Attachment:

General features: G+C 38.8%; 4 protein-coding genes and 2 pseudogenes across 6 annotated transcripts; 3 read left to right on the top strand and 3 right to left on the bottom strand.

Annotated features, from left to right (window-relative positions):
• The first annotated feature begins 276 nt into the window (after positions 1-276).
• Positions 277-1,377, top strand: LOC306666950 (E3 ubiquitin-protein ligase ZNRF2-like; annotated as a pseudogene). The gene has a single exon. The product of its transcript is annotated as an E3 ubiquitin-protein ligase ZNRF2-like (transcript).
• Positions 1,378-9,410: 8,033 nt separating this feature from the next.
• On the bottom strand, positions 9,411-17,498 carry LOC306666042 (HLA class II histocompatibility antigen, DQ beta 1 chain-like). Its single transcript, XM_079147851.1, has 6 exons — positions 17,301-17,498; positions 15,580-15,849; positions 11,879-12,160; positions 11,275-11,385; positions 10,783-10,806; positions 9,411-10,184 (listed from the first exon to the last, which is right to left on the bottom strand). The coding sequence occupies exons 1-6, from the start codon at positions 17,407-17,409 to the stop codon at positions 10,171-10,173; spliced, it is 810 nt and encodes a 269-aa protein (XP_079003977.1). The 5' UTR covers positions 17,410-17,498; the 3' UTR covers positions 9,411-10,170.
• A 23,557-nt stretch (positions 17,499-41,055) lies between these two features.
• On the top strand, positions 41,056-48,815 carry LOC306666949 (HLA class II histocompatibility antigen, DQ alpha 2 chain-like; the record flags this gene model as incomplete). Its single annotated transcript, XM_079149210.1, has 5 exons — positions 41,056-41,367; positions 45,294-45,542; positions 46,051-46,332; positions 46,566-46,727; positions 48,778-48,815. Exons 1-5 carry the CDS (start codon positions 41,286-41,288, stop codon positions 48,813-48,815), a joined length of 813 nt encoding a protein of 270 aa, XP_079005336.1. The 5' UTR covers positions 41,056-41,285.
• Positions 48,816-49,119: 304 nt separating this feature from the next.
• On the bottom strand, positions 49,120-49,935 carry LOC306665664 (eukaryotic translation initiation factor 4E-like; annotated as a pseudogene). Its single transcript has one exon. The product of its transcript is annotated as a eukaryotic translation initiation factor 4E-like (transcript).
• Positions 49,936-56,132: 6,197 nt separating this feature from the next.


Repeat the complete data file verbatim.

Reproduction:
General features: G+C 38.8%; 4 protein-coding genes and 2 pseudogenes across 6 annotated transcripts; 3 read left to right on the top strand and 3 right to left on the bottom strand.

Annotated features, from left to right (window-relative positions):
• The first annotated feature begins 276 nt into the window (after positions 1-276).
• Positions 277-1,377, top strand: LOC306666950 (E3 ubiquitin-protein ligase ZNRF2-like; annotated as a pseudogene). The gene has a single exon. The product of its transcript is annotated as an E3 ubiquitin-protein ligase ZNRF2-like (transcript).
• Positions 1,378-9,410: 8,033 nt separating this feature from the next.
• On the bottom strand, positions 9,411-17,498 carry LOC306666042 (HLA class II histocompatibility antigen, DQ beta 1 chain-like). Its single transcript, XM_079147851.1, has 6 exons — positions 17,301-17,498; positions 15,580-15,849; positions 11,879-12,160; positions 11,275-11,385; positions 10,783-10,806; positions 9,411-10,184 (listed from the first exon to the last, which is right to left on the bottom strand). The coding sequence occupies exons 1-6, from the start codon at positions 17,407-17,409 to the stop codon at positions 10,171-10,173; spliced, it is 810 nt and encodes a 269-aa protein (XP_079003977.1). The 5' UTR covers positions 17,410-17,498; the 3' UTR covers positions 9,411-10,170.
• A 23,557-nt stretch (positions 17,499-41,055) lies between these two features.
• On the top strand, positions 41,056-48,815 carry LOC306666949 (HLA class II histocompatibility antigen, DQ alpha 2 chain-like; the record flags this gene model as incomplete). Its single annotated transcript, XM_079149210.1, has 5 exons — positions 41,056-41,367; positions 45,294-45,542; positions 46,051-46,332; positions 46,566-46,727; positions 48,778-48,815. Exons 1-5 carry the CDS (start codon positions 41,286-41,288, stop codon positions 48,813-48,815), a joined length of 813 nt encoding a protein of 270 aa, XP_079005336.1. The 5' UTR covers positions 41,056-41,285.
• Positions 48,816-49,119: 304 nt separating this feature from the next.
• On the bottom strand, positions 49,120-49,935 carry LOC306665664 (eukaryotic translation initiation factor 4E-like; annotated as a pseudogene). Its single transcript has one exon. The product of its transcript is annotated as a eukaryotic translation initiation factor 4E-like (transcript).
• Positions 49,936-56,132: 6,197 nt separating this feature from the next.